Hubble Space Telescope has peered deep into Uranus' atmosphere to see clear and hazy layers created by a mixture of gases. Using infrared filters, Hubble captured detailed features of three layers of Uranus' atmosphere.
Hubble's images are different from the ones taken by the Voyager 2 spacecraft, which flew by Uranus 10 years ago. Those images - not taken in infrared light - showed a greenish-blue disk with very little detail.
The infrared image allows astronomers to probe the structure of Uranus' atmosphere, which consists of mostly hydrogen with traces of methane. The red around the planet's edge represents a very thin haze at a high altitude. The haze is so thin that it can only be seen by looking at the edges of the disk, and is similar to looking at the edge of a soap bubble. The yellow near the bottom of Uranus is another hazy layer. The deepest layer, the blue near the top of Uranus, shows a clearer atmosphere.
Image processing has been used to brighten the rings around Uranus so that astronomers can study their structure. In reality, the rings are as dark as black lava or charcoal.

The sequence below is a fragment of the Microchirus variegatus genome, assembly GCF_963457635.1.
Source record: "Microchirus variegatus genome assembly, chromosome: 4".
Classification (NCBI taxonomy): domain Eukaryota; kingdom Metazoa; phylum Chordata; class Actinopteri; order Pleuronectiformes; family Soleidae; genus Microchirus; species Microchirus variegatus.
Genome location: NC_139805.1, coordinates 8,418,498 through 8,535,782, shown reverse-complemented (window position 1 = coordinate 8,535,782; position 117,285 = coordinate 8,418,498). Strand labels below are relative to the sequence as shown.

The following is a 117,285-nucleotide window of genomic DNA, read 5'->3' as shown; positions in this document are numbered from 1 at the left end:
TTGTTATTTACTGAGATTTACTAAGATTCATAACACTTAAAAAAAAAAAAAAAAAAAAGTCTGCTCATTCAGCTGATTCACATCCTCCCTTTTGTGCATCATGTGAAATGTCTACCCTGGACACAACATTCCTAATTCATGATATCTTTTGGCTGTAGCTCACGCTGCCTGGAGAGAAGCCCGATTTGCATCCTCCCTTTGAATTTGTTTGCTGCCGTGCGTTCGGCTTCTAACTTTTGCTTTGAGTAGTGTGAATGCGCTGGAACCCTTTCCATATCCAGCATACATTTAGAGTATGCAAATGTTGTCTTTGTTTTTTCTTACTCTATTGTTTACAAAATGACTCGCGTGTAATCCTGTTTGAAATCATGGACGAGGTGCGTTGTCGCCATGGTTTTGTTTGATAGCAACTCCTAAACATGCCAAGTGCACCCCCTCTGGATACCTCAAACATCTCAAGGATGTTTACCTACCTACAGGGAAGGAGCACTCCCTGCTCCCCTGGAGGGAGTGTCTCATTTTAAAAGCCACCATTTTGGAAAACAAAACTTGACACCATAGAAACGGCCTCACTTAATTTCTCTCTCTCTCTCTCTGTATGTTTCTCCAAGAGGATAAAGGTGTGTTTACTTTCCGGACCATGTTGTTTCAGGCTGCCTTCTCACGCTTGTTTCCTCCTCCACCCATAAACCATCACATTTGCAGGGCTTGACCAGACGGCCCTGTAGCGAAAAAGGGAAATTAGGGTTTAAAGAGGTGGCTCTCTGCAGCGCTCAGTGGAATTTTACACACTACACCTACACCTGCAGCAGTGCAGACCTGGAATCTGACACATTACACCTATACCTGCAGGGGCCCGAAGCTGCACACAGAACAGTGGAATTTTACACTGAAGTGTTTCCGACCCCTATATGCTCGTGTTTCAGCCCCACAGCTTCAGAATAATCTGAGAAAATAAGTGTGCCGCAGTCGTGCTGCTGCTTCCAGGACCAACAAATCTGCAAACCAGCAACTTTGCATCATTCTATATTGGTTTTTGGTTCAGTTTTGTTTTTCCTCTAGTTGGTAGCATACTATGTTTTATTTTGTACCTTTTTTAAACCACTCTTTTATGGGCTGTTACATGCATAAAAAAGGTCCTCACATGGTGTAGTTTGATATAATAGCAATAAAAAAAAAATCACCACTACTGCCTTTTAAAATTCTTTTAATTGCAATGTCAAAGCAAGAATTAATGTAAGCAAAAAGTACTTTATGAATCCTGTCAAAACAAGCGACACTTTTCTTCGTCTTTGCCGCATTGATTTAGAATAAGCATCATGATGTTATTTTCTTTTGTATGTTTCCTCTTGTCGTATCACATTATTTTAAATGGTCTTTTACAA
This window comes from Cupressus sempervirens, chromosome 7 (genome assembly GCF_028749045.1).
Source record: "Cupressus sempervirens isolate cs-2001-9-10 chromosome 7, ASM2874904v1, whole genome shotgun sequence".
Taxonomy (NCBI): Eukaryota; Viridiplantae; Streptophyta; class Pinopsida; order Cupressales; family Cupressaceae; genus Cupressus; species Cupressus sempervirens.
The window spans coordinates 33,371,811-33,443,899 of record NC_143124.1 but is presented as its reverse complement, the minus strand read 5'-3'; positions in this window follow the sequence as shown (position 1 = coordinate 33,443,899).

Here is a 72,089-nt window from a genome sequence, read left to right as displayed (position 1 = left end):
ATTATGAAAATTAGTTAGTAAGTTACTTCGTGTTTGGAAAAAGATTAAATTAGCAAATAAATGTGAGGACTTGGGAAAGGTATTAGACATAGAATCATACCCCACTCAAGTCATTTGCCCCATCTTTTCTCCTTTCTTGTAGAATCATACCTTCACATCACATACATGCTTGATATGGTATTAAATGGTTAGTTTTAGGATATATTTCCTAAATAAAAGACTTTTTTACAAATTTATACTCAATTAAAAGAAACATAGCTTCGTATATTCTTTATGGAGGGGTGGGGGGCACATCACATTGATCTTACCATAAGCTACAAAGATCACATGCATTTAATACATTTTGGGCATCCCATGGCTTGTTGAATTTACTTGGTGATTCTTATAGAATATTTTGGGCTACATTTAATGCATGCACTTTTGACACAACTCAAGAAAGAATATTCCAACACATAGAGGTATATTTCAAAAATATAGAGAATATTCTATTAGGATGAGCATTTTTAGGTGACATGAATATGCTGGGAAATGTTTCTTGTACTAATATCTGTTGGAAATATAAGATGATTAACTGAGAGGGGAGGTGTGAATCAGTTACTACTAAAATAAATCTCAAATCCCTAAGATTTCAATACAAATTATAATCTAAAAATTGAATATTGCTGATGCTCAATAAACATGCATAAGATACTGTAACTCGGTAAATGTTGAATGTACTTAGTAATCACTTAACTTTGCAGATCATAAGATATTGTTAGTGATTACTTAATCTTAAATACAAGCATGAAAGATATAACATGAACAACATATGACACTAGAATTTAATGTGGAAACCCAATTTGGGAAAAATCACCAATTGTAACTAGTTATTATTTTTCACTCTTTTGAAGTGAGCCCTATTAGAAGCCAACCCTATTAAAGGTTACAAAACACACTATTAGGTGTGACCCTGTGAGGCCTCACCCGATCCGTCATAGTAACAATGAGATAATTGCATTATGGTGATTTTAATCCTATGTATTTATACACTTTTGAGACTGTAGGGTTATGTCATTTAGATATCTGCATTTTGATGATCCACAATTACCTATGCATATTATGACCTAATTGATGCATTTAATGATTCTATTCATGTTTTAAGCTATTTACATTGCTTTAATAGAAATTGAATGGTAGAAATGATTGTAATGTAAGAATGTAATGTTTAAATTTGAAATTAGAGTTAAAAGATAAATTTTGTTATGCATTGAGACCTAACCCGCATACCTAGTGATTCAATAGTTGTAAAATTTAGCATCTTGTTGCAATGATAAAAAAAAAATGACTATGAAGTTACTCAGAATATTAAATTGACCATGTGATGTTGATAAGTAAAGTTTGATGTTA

This false color picture was assembled from several exposures taken July 3, 1995 by the Wide Field Planetary Camera-2.
The Wide Field/Planetary Camera 2 was developed by the Jet Propulsion Laboratory and managed by the Goddard Space Flight Center for NASA's Office of Space Science.
This image and other images and data received from the Hubble Space Telescope are posted on the World Wide Web on the Space Telescope Science Institute home page at URL http://oposite.stsci.edu/.